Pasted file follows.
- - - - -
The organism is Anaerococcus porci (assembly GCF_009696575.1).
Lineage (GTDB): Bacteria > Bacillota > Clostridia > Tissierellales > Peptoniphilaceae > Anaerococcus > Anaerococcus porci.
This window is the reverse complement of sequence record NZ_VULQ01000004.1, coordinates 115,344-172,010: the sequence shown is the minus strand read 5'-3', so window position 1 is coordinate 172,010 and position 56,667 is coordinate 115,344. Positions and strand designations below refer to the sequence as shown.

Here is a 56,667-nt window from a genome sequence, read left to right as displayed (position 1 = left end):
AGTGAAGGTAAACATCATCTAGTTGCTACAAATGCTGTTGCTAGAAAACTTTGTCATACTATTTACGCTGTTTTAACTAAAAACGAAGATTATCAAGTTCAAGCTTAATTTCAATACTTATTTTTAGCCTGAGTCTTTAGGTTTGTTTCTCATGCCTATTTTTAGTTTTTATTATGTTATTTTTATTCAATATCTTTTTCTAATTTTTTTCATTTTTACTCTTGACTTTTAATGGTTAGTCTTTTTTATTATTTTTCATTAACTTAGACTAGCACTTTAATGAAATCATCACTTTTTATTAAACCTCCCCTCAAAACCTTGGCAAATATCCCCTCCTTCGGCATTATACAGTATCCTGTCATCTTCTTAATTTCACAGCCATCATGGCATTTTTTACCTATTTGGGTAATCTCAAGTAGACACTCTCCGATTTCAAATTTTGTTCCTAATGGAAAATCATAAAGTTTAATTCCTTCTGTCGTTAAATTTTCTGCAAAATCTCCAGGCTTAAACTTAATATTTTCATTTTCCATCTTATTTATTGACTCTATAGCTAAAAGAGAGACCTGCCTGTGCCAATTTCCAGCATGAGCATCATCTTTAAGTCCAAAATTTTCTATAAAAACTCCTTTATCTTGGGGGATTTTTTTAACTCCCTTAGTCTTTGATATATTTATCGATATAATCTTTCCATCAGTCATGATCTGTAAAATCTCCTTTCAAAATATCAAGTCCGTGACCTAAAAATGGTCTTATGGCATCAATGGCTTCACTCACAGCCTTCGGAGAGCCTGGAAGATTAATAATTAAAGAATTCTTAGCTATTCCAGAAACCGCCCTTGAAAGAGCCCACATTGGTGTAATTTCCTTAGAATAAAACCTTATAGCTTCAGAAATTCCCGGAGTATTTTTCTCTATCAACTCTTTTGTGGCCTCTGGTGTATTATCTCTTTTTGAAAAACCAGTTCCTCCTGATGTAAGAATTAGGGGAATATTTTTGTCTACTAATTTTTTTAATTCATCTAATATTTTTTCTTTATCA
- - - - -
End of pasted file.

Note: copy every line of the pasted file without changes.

The organism is Anaerococcus porci (assembly GCF_009696575.1).
Lineage (GTDB): Bacteria > Bacillota > Clostridia > Tissierellales > Peptoniphilaceae > Anaerococcus > Anaerococcus porci.
This window is the reverse complement of sequence record NZ_VULQ01000004.1, coordinates 115,344-172,010: the sequence shown is the minus strand read 5'-3', so window position 1 is coordinate 172,010 and position 56,667 is coordinate 115,344. Positions and strand designations below refer to the sequence as shown.

Here is a 56,667-nt window from a genome sequence, read left to right as displayed (position 1 = left end):
AGTGAAGGTAAACATCATCTAGTTGCTACAAATGCTGTTGCTAGAAAACTTTGTCATACTATTTACGCTGTTTTAACTAAAAACGAAGATTATCAAGTTCAAGCTTAATTTCAATACTTATTTTTAGCCTGAGTCTTTAGGTTTGTTTCTCATGCCTATTTTTAGTTTTTATTATGTTATTTTTATTCAATATCTTTTTCTAATTTTTTTCATTTTTACTCTTGACTTTTAATGGTTAGTCTTTTTTATTATTTTTCATTAACTTAGACTAGCACTTTAATGAAATCATCACTTTTTATTAAACCTCCCCTCAAAACCTTGGCAAATATCCCCTCCTTCGGCATTATACAGTATCCTGTCATCTTCTTAATTTCACAGCCATCATGGCATTTTTTACCTATTTGGGTAATCTCAAGTAGACACTCTCCGATTTCAAATTTTGTTCCTAATGGAAAATCATAAAGTTTAATTCCTTCTGTCGTTAAATTTTCTGCAAAATCTCCAGGCTTAAACTTAATATTTTCATTTTCCATCTTATTTATTGACTCTATAGCTAAAAGAGAGACCTGCCTGTGCCAATTTCCAGCATGAGCATCATCTTTAAGTCCAAAATTTTCTATAAAAACTCCTTTATCTTGGGGGATTTTTTTAACTCCCTTAGTCTTTGATATATTTATCGATATAATCTTTCCATCAGTCATGATCTGTAAAATCTCCTTTCAAAATATCAAGTCCGTGACCTAAAAATGGTCTTATGGCATCAATGGCTTCACTCACAGCCTTCGGAGAGCCTGGAAGATTAATAATTAAAGAATTCTTAGCTATTCCAGAAACCGCCCTTGAAAGAGCCCACATTGGTGTAATTTCCTTAGAATAAAACCTTATAGCTTCAGAAATTCCCGGAGTATTTTTCTCTATCAACTCTTTTGTGGCCTCTGGTGTATTATCTCTTTTTGAAAAACCAGTTCCTCCTGATGTAAGAATTAGGGGAATATTTTTGTCTACTAATTTTTTTAATTCATCTAATATTTTTTCTTTATCA